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I want to know if I can sue the realities and the bank that sold me my home?

1 Answers. Asked on Mar 02nd, 2017 on Environmental Law - Ohio
More details to this question:
I found out I have mold in my house after I moved in I got sick and was put in the hospital and it was caused from the mold my grandchildren has been sick too. I had an inspector come to my house today and he said it was black mold and it could be tonic.
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Answered on Mar 03rd, 2017 at 9:23 AM

Mold in residential and commercial buildings is a real problem, especially for those people with sensitive or compromised immune systems.  Indoor mold growth is typically caused by water intrusion, interior leaks or high interior humidity levels.  The problem cannot be solved until the underlying source of excess moisture is identified and eliminated.

So, my first question is whether you have identified the source of the mold and taken steps to eliminate it?  If not, that needs to be accomplished ASAP.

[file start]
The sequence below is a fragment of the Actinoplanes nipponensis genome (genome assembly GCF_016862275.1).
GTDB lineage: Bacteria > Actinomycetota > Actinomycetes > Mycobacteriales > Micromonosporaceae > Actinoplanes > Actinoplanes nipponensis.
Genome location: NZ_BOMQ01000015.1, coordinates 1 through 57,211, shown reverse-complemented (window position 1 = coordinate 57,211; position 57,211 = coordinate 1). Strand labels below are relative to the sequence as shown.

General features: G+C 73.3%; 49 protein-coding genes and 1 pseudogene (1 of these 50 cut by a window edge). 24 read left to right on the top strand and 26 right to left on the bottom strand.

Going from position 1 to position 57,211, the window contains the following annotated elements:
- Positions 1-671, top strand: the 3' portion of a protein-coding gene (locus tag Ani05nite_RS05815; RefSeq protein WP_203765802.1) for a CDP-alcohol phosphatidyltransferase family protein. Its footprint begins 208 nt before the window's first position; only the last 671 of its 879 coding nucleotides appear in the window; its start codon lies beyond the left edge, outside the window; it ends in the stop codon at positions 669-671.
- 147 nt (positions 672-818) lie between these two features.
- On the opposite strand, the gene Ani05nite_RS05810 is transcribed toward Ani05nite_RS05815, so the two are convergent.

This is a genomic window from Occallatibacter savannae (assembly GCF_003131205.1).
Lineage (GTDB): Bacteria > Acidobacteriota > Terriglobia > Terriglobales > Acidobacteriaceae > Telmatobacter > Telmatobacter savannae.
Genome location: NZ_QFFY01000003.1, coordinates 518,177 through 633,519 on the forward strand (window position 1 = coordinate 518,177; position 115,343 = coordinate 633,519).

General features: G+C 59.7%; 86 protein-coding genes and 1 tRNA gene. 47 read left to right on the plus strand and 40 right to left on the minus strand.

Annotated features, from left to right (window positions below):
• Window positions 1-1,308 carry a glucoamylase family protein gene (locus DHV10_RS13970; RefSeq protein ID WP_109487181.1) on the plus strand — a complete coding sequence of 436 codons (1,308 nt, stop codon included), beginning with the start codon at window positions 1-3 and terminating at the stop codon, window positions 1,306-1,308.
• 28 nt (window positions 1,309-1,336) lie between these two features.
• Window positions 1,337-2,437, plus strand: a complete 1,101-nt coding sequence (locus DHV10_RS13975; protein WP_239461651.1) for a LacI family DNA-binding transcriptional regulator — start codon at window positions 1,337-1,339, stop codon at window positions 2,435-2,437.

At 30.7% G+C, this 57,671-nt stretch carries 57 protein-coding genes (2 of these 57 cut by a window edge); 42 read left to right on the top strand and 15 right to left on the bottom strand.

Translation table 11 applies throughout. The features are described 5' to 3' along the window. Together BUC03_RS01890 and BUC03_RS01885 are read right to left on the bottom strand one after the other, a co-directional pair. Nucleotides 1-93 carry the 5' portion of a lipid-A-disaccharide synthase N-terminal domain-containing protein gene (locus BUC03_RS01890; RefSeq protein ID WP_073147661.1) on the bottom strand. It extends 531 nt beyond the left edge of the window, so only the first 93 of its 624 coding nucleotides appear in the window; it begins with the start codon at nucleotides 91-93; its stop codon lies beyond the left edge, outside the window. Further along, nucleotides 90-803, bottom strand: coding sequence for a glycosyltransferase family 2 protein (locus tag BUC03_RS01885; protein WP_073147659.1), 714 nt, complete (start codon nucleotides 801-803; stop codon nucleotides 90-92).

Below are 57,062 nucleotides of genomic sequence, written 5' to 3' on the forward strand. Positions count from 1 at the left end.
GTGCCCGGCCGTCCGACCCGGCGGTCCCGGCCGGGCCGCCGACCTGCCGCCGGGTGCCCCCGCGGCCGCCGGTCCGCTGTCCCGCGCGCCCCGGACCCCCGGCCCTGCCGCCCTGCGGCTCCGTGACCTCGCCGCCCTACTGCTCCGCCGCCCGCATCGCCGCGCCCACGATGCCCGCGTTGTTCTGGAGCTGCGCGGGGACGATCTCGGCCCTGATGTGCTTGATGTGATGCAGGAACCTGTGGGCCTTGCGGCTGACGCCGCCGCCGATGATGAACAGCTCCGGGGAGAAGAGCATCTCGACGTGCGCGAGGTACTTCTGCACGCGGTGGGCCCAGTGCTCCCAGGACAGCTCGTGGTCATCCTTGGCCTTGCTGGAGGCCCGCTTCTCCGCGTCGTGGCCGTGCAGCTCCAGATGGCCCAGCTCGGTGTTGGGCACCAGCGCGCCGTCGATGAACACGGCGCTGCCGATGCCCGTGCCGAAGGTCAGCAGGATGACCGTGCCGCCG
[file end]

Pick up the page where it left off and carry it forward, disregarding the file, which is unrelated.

With regard to your legal rights, to prevail in a mold exposure case, you must prove that: i) someone owes you a duty to protect you from mold exposure; ii) that party breached the duty to protect; and iii) such breach caused you to be damaged or injured.

In your situation, the duty owed to you by a realtor and/or a bank owner/seller is probably limited to their "actual knowledge" of the property's condition.  In most cases of bank owned property, there is very little "actual knowledge" about the property because the people who lived/worked in the building are not involved in the transaction.  So, the realtor/bank has a limited duty not to conceal or misrepresent information in their possession about the property.  Do you have evidence that the realtor/bank fraudulently concealed or misrepresented the condition of the property prior to your purchase? Also, did you have an inspection of the property performed before closing on the purchase?

Even if you are able to prove that the realtor/bank breached its duty to disclose information about the mold, you will still need to prove that the mold exposure "caused" the negative health effects that you and your grandchildren are experiencing.  Courts will require you to produce a medical doctor's opinion on the causal relationship between the level of exposure to mold spores and the actual sickness complained about.  That can be difficult to obtain because many of the symptoms of mold exposure are similar to other unrelated illnesses.

So, in summary, in order to prevail in a mold exposure lawsuit, you will need present evidence of: i) a responsible party who knew about the problem and failed to disclose it to you; ii) the exposure caused you financial losses; and/or iii) the exposure caused your personal injury that must be corroborated by an independent medical professional. 

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